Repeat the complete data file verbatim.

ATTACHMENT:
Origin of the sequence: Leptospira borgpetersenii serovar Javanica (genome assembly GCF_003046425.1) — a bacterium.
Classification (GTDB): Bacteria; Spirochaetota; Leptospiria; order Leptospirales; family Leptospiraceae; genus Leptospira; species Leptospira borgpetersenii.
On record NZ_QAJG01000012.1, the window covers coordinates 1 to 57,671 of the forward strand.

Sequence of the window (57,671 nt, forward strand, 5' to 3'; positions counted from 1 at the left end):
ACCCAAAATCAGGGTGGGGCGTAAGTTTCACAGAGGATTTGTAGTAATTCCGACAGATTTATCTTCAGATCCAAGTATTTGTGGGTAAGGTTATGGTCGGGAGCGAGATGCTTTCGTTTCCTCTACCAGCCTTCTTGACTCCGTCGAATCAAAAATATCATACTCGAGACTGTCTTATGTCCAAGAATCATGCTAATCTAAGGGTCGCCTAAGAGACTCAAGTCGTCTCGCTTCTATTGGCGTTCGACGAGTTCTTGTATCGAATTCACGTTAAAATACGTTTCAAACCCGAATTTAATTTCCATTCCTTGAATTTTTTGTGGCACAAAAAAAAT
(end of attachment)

Origin of the sequence: Leptospira borgpetersenii serovar Javanica (genome assembly GCF_003046425.1) — a bacterium.
Classification (GTDB): Bacteria; Spirochaetota; Leptospiria; order Leptospirales; family Leptospiraceae; genus Leptospira; species Leptospira borgpetersenii.
On record NZ_QAJG01000012.1, the window covers coordinates 1 to 57,671 of the forward strand.

Sequence of the window (57,671 nt, forward strand, 5' to 3'; positions counted from 1 at the left end):
ACCCAAAATCAGGGTGGGGCGTAAGTTTCACAGAGGATTTGTAGTAATTCCGACAGATTTATCTTCAGATCCAAGTATTTGTGGGTAAGGTTATGGTCGGGAGCGAGATGCTTTCGTTTCCTCTACCAGCCTTCTTGACTCCGTCGAATCAAAAATATCATACTCGAGACTGTCTTATGTCCAAGAATCATGCTAATCTAAGGGTCGCCTAAGAGACTCAAGTCGTCTCGCTTCTATTGGCGTTCGACGAGTTCTTGTATCGAATTCACGTTAAAATACGTTTCAAACCCGAATTTAATTTCCATTCCTTGAATTTTTTGTGGCACAAAAAAAAT